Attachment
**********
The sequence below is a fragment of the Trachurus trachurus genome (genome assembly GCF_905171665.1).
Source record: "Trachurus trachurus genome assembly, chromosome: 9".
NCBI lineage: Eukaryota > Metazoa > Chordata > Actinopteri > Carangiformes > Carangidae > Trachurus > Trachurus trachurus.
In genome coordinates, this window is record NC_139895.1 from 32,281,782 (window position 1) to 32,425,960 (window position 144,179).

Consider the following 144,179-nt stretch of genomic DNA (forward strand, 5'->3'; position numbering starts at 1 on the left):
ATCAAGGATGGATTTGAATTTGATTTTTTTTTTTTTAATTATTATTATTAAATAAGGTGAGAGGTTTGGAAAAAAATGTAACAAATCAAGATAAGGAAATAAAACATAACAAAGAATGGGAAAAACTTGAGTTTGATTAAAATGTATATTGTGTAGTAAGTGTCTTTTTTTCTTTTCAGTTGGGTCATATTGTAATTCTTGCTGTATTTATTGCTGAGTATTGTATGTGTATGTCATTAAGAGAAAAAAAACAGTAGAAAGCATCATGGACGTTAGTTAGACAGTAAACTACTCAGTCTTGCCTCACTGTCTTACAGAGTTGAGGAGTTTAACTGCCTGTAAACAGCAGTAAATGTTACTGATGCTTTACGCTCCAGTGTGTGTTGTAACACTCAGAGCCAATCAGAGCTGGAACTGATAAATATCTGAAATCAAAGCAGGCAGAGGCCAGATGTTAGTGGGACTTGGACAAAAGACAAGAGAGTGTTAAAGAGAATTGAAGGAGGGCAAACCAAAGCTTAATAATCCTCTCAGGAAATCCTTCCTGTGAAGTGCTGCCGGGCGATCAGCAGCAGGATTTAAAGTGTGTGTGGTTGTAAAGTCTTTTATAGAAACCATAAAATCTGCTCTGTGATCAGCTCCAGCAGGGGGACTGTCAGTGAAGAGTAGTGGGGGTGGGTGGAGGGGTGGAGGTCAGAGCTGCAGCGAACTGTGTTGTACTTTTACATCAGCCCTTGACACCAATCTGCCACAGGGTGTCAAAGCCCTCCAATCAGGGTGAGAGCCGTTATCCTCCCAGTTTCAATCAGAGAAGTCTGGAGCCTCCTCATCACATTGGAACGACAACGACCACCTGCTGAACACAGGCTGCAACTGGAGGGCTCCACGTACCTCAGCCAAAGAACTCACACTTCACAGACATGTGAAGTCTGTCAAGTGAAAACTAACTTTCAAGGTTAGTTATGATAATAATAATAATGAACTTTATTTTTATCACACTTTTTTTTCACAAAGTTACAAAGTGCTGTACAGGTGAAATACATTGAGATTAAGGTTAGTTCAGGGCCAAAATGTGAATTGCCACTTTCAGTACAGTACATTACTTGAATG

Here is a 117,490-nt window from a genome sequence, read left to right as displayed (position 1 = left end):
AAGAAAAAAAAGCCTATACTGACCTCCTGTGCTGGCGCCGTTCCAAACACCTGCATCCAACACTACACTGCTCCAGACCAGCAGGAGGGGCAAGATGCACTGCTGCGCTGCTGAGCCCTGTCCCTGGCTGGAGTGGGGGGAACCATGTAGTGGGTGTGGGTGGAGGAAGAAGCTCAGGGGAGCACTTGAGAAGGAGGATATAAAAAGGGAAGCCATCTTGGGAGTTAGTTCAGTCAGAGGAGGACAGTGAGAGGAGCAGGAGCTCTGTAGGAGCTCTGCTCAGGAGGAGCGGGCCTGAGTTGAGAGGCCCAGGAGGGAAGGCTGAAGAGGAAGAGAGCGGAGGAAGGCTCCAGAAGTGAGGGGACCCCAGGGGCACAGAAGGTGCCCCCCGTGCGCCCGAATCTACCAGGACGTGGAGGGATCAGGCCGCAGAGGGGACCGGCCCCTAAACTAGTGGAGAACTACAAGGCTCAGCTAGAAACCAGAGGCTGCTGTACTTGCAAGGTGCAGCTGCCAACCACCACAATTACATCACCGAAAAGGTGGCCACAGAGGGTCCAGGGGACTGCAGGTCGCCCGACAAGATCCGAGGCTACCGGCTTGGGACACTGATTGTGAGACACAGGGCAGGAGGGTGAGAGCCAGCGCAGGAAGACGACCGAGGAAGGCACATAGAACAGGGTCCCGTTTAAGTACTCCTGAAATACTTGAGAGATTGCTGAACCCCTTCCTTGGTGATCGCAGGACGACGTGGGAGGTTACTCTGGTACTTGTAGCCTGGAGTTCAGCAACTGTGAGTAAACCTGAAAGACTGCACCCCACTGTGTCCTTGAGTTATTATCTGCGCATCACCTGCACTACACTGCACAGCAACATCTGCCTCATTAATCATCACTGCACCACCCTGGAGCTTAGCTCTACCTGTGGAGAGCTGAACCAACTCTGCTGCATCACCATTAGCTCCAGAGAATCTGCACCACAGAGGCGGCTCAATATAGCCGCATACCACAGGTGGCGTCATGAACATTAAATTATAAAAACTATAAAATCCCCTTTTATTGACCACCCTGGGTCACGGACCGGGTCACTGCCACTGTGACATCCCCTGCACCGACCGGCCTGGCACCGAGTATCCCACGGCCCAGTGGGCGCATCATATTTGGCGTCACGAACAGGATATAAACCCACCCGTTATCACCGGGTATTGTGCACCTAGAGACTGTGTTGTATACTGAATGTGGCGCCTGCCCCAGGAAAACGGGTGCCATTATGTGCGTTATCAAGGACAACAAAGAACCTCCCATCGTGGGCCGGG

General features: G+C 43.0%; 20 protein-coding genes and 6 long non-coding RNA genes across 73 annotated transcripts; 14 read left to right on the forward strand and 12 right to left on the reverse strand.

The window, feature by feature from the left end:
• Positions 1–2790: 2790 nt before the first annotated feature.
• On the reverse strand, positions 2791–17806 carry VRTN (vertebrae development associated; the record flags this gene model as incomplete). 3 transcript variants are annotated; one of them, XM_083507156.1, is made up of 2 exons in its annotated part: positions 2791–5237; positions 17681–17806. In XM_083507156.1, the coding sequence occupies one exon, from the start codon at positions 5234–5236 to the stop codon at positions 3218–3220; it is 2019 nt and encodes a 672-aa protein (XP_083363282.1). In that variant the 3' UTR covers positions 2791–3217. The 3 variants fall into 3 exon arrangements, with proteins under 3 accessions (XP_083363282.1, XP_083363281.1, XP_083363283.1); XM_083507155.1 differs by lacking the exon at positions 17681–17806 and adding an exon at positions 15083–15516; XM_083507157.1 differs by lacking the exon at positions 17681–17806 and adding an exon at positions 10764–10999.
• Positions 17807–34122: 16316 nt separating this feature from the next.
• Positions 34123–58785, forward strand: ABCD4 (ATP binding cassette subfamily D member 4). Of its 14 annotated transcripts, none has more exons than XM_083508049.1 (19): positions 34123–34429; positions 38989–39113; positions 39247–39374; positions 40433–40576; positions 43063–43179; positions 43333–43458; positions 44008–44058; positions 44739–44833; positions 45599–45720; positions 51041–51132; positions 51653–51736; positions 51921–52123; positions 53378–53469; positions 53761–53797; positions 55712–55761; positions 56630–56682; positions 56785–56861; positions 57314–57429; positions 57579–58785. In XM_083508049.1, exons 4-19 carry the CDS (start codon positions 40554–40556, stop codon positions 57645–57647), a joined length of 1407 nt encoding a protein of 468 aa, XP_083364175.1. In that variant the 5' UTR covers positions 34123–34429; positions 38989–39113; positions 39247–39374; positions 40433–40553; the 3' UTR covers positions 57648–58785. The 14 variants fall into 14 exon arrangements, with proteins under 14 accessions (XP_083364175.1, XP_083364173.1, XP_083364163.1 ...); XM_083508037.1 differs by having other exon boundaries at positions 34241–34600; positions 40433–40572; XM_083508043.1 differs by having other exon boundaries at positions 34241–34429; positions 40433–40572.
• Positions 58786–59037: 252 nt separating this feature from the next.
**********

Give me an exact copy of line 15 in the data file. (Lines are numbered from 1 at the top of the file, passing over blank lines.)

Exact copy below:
• Positions 58786–59037: 252 nt separating this feature from the next.